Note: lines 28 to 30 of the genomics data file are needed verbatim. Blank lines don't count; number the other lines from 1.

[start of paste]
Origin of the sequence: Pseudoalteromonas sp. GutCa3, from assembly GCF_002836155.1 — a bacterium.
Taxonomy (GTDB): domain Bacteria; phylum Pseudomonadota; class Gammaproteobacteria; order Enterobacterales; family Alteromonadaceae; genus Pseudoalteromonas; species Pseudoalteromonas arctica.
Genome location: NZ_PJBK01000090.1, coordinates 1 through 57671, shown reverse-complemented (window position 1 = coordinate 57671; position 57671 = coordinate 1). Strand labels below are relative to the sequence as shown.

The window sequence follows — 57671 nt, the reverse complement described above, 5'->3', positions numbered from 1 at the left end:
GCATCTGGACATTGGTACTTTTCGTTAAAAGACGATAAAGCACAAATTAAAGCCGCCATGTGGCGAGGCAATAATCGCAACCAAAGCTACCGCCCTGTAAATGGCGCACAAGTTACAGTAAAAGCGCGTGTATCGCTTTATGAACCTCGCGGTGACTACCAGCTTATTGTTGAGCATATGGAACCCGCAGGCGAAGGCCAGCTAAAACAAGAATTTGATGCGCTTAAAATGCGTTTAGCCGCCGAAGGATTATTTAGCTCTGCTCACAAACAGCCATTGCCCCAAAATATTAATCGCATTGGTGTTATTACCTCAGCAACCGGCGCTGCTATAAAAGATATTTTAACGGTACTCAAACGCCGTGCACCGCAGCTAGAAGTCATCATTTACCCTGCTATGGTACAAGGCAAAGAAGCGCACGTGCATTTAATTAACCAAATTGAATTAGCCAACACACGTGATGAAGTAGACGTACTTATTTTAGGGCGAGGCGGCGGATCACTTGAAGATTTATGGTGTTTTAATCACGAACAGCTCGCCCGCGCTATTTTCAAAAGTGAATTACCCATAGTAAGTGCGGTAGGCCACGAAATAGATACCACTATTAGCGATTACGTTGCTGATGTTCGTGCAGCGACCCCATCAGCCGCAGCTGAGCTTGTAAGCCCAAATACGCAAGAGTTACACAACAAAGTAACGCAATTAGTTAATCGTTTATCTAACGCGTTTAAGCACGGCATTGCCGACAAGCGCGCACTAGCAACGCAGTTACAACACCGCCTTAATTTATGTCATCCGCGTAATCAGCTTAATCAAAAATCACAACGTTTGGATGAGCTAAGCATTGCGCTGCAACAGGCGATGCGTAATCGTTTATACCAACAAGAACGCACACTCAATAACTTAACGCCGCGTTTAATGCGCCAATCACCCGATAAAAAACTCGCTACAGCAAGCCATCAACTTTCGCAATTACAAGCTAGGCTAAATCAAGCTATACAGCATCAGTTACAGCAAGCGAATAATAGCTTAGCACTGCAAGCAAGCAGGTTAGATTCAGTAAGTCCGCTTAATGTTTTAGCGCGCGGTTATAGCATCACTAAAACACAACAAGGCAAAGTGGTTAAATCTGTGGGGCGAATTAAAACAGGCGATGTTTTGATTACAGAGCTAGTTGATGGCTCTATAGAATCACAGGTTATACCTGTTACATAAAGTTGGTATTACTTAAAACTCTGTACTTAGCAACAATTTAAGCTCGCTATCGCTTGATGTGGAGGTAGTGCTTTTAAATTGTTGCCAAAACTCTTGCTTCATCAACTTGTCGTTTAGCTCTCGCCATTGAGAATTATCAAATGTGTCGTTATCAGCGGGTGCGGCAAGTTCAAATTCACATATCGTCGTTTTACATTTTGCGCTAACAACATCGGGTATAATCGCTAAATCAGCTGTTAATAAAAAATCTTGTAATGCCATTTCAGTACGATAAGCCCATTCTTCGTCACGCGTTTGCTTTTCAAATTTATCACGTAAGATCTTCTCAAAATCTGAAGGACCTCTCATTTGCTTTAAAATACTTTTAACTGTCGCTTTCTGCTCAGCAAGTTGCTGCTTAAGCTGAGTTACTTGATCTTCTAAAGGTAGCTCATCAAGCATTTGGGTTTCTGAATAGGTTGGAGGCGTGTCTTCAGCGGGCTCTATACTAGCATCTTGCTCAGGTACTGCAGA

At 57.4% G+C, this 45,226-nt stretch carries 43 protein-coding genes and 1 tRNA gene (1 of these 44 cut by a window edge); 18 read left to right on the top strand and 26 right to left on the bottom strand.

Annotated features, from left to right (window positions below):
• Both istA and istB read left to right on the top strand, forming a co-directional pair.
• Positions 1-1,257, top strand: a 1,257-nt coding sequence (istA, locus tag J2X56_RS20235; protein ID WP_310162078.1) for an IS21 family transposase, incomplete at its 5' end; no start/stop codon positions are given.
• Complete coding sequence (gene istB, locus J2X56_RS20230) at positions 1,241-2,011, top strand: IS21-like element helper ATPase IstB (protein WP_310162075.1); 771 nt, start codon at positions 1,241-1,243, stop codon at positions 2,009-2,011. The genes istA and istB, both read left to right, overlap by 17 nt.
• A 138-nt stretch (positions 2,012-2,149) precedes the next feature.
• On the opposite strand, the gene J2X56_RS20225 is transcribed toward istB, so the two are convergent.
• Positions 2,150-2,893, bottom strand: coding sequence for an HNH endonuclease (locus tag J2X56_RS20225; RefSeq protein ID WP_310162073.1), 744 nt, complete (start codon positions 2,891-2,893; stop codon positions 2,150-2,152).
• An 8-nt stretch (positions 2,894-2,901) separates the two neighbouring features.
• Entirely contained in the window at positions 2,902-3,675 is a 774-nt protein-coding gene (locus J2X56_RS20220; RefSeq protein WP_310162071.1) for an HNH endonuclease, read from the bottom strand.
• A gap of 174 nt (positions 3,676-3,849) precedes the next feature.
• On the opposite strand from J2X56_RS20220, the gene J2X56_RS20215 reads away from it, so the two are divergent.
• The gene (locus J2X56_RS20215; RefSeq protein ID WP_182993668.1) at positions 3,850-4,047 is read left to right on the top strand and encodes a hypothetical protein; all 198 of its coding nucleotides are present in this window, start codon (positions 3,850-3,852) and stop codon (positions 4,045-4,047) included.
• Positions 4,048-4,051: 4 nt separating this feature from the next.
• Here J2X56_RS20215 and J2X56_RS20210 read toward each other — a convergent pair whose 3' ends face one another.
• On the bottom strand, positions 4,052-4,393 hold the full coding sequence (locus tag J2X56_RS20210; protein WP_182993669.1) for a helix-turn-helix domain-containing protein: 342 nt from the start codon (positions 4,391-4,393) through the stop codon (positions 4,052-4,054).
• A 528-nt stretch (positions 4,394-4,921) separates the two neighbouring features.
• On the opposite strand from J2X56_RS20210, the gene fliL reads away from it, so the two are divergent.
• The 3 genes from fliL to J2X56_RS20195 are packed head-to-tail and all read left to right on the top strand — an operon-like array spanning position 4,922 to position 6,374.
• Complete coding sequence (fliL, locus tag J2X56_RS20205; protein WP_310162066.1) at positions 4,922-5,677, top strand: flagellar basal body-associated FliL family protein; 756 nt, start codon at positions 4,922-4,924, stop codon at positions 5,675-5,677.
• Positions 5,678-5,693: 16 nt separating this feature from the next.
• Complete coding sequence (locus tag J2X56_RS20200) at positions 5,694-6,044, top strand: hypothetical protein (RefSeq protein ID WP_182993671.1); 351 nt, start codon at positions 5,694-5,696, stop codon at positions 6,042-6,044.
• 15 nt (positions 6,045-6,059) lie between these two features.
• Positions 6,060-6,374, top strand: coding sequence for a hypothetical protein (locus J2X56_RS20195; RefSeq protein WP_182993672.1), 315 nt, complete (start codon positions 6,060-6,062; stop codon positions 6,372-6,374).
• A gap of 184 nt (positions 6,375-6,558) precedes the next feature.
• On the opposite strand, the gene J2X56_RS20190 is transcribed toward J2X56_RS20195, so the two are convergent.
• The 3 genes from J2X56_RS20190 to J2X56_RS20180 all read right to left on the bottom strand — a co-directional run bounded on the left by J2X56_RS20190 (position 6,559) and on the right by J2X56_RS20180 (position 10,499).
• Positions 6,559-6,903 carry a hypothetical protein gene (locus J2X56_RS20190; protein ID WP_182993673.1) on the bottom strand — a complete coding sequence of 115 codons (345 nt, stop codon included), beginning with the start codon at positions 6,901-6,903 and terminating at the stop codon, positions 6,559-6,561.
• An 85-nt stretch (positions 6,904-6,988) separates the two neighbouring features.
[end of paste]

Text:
• 15 nt (positions 6,045-6,059) lie between these two features.
• Positions 6,060-6,374, top strand: coding sequence for a hypothetical protein (locus J2X56_RS20195; RefSeq protein WP_182993672.1), 315 nt, complete (start codon positions 6,060-6,062; stop codon positions 6,372-6,374).
• A gap of 184 nt (positions 6,375-6,558) precedes the next feature.